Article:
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Review: My Friend Dahmer

My Best Friend Dahmer


From the opening of My Friend Dahmer the mood is set that there are things wrong along the road, and since we know how this story ultimately ends, this makes perfect sense. Nevertheless, with the ending of this movie being understood, this movie is unsettling. The acting by the lead, former Disney star Ross Lynch, who initially seems out of place in this role finds a comfort spot by the end of the movie. He tends to over dramatize the young Jeffrey Dahmer’s awkwardness to the point of being unrealistic, but as the film went on I grew to enjoy the role. Alex Wolfe plays the role of both antagonist and protagonist as Dahmer’s dysfunctional friendship foil Derf, who delivers a perfectly toned performance of a High School misfit that sees an opportunity to utilize Dahmer for nefarious purposes.

My Friend Dahmer takes no steps to either indict Jeffrey Dahmer or exonerate him, it merely tells a story of a young man named Jeffrey Dahmer trying to find his way through young adulthood. The fact that you do empathize, if not with him at least for him, is a tribute to the actors, screenwriters, and directing.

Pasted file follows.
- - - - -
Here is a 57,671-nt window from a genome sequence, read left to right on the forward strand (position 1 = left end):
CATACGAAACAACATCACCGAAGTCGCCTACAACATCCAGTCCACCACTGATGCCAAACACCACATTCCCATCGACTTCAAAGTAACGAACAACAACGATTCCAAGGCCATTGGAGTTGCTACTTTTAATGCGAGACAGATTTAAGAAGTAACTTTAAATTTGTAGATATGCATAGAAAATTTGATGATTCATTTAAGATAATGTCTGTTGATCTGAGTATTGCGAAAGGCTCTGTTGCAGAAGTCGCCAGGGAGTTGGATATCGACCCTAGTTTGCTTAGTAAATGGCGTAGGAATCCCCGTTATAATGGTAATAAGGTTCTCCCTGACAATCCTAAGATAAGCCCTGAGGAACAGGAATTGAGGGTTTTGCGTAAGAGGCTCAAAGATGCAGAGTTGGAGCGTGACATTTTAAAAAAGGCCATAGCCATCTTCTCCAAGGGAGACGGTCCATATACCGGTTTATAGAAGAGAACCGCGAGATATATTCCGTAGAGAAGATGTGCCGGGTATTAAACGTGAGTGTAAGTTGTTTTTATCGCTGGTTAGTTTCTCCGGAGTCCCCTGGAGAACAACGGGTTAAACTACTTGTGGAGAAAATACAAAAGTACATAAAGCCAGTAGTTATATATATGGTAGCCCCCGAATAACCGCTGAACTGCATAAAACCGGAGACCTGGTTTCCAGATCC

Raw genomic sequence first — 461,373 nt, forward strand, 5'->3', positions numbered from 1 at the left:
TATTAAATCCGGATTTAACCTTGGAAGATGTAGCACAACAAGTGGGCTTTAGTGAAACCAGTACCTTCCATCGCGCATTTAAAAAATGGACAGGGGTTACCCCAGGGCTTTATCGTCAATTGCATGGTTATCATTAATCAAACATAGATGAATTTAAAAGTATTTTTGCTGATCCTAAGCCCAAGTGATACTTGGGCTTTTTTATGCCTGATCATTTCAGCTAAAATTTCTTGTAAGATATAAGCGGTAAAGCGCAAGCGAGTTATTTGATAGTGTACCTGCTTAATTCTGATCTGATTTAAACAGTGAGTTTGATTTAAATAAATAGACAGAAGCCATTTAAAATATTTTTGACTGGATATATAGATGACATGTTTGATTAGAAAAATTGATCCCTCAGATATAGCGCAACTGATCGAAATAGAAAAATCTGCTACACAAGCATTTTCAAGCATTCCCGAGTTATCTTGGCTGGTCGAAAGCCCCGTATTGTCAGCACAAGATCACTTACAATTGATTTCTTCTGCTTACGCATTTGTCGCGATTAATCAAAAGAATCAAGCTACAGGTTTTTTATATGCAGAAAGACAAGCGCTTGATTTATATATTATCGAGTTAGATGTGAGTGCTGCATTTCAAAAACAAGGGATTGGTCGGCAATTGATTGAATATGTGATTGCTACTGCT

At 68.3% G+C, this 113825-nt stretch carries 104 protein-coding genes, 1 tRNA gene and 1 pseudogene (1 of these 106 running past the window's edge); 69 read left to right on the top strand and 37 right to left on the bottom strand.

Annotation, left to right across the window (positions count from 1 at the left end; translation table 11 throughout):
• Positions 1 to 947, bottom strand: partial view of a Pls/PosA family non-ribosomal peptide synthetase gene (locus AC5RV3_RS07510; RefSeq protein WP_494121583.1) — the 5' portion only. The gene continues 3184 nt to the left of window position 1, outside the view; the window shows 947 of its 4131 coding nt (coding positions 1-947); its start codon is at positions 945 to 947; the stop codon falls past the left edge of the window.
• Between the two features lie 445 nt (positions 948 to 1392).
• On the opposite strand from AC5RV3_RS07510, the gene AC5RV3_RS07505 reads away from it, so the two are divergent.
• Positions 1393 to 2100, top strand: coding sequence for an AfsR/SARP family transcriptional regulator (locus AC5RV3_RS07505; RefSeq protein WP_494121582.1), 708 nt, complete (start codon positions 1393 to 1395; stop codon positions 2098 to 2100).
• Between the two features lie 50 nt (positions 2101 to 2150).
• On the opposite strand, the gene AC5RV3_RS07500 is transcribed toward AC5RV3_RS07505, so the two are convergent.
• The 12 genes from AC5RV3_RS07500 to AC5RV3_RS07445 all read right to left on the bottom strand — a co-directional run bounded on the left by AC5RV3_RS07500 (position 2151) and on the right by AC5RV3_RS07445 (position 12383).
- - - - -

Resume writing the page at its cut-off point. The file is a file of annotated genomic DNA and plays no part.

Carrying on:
The highlight of the movie was young Jeffrey Dahmer’s mother portrayed by Anne Heche who absolutely kills in the role. She was a force of nature in every scene and if you took your eyes off of her for a second when she was on screen you likely missed something substantial. The entire cast in fact delivered fantastic portrayals that delivered a tangible feel of the chaos that traps most high school students including Jeffrey Dahmer.

Every scene has meaning and the director wasted no frames, every second is used to tell Dahmer’s story and to give the viewer an opportunity to try and determine when it all went wrong for Dahmer and turned him into a monster. However, the truth is much subtler, in that maybe there is a monster in all of us. We all feel like we don’t exactly fit in and we all must sacrifice something of ourselves in order fit in, but what if we tried and failed, would we become monsters?


Major credit to the director and screen writer for not going for cheap thrills in the portrayal of Dahmer’s social awkwardness or homosexuality. This is not a horror story or psychological thriller, this is a high school story much in the vein of a Spiderman: Homecoming, but with none of the hope. By the end of this movie you will be intrigued, frightened, riveted, and disgusted, but most of all you will be very entertained and you will find yourself thinking of the film for long after you leave the theater.


Thanks to @DaGryme for the review.